I was introduced to the radio very early in life, I would say. I was left with my grandparents in Kuantan till I was about six, while my parents worked in various towns in Pahang. I remember the old Grundig, which somehow looked very much like a stingray to me. Not that it was flat. In fact, the radio (which is still standing strong in my parents' house) is like a small cabinet, about three feet tall and the same in width. It is made from some kind of wood and veneer.
The top bit has one knob at either end of the radio; the one on the left for power on/ off, and the right for finding the stations. In between there is clear perspex or glass with numbers printed on it, which are the station frequencies. And there's a needle that can go left or right, in the direction you turn the knob. If the needle reaches the the 'right' number, you'll get to hear your programme. It would be my pastime to turn the knob without turning on the power. With the power on, however, it was bewitching, to me as a child. I could play with the station knob for hours, listening to the many mysterious voices that came on. Some sounded loud, some faint, some were squeaky, some sibilant, some had echoes, while others sounded delightfully good.
I remember the wailing of the Chinese opera: 'small', mournful voices, almost pleading, at the end of which had the clang of cymbals to shut it up. I remember the wayang kulit ( I think that was what it was)too, not really understanding what was said, but the stories sounded so dramatic. The tukang karut kept repeating 'aiiiik, aiiiik' all the time. I also remember 'Nida ul Islam min Makkatul Mukarramah', listened to at night. I remember the announcer's voice -- so authoritative, I thought. But it would fade off every now and then. My grandfather would pull up a chair and sit by the open window, staring into the night. The window was made of wood and he would have both the leaves wide open, letting the night air in. If there was a song he liked, he would beat his palms on the window sill, tapping to the rhythm of the song. I would be standing next to him, feeling very loved. So was I introduced to Arabic music. They are simply rich and wonderful.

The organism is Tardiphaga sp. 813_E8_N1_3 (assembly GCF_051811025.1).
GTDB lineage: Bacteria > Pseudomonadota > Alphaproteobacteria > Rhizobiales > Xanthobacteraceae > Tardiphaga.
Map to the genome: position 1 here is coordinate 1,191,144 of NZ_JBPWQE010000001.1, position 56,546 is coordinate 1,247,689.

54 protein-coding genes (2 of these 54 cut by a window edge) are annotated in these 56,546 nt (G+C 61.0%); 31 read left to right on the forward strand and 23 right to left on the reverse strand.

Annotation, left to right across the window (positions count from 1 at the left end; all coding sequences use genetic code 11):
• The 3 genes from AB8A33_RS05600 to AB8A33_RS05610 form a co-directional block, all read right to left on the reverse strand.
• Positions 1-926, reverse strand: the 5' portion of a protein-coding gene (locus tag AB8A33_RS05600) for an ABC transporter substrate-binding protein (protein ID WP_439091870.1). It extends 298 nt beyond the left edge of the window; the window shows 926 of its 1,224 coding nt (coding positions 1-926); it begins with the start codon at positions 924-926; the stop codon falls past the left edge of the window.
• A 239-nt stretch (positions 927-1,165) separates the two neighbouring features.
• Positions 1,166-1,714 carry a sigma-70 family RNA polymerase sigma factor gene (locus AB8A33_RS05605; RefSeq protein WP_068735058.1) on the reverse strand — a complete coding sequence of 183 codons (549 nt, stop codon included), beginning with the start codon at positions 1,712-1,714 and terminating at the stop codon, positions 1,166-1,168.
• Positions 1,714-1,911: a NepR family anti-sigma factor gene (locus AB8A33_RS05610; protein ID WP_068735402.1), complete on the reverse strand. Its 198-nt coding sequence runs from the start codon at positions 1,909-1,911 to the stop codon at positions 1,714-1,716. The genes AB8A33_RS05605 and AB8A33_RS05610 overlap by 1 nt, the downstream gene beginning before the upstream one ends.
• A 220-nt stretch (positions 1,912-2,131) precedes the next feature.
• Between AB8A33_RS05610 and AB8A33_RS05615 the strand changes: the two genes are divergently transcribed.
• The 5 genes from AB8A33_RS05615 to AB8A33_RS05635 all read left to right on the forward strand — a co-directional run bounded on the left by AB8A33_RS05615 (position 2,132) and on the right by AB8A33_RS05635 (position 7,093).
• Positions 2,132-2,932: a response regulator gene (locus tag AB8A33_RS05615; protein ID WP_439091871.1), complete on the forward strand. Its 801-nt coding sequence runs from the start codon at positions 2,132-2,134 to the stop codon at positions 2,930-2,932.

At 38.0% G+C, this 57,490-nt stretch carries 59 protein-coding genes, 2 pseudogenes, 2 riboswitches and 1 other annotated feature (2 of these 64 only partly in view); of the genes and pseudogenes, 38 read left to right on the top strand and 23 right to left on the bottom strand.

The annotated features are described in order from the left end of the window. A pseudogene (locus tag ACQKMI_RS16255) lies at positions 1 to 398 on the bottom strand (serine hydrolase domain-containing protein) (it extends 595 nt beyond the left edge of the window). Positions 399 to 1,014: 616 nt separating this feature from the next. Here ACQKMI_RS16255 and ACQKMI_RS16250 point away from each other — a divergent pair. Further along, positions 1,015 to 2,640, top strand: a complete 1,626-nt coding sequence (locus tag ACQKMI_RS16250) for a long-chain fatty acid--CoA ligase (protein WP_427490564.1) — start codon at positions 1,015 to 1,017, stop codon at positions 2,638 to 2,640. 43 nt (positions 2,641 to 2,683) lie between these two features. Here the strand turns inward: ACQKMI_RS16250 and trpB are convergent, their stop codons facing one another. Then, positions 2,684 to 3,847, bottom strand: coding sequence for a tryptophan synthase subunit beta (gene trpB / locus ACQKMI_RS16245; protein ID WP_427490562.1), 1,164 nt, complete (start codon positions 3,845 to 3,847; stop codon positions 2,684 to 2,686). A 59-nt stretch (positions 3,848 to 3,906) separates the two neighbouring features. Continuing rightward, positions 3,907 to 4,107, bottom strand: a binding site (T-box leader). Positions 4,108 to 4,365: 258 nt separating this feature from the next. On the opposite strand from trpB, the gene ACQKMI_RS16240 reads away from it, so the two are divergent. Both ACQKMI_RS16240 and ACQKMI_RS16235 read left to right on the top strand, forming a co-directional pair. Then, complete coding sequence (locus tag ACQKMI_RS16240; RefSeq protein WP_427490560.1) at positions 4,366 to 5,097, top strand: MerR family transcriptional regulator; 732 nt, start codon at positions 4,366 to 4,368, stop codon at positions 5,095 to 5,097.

The bottom part of the radio is the most amazing little cabinet. It is a cabinet with a door that opens out and downwards and remains open with the help of hinges at both sides. I was often told not to lean on the table-like door or rest my arms on it lest it collapsed.
Inside, on the right, is a turntable. On the left is some space where you can stack your records. I cannot remember my grandfather playing the records, but my aunty had a grand collection. She had Cliff Richard, Lulu, The Beatles; the whole lot. My father contributed the Malay ones: P. Ramlee (of course) etc. It fascinated me no end as to how the machine could summon the singers to the house and sing. I tried to peep into the cabinet a number of times, I remember, in case they were there. What intrigued me further was when my father put the musabaqah record on. There would be a faint echo ahead of the reader/ qari. Then the reader would read exactly what the echo read. Was there someone prompting the reader? I thought. Very mindboggling indeed. It all became sort of clear when my father explained to me to the best of his ability, how these things worked.
The turntable itself was an enigma, with the arm and the needles and the speed button (which was a novelty to my sisters and I). We enjoyed giving the records the 'wrong speed' . It was hilarious to us to listen to distorted songs.
As I reflect on things, I find it very heartwarming how my father very patiently explained to us how to work the turntable: check the record for its correct speed, set the speed button, put the record to, lift the arm gently and set it just as gently, get the needle to th right spot between the edge of the record and its grooved part, and... let the magic begin.
My third sister and I used to play the records in the afternoon after school ( we must have been in standard 4 or 5) while doing our homework. How we made sure the younger ones did not 'touch' the machine I cannot recall. We must have scared them with some kind of punishment. But those were the good old days I treasure.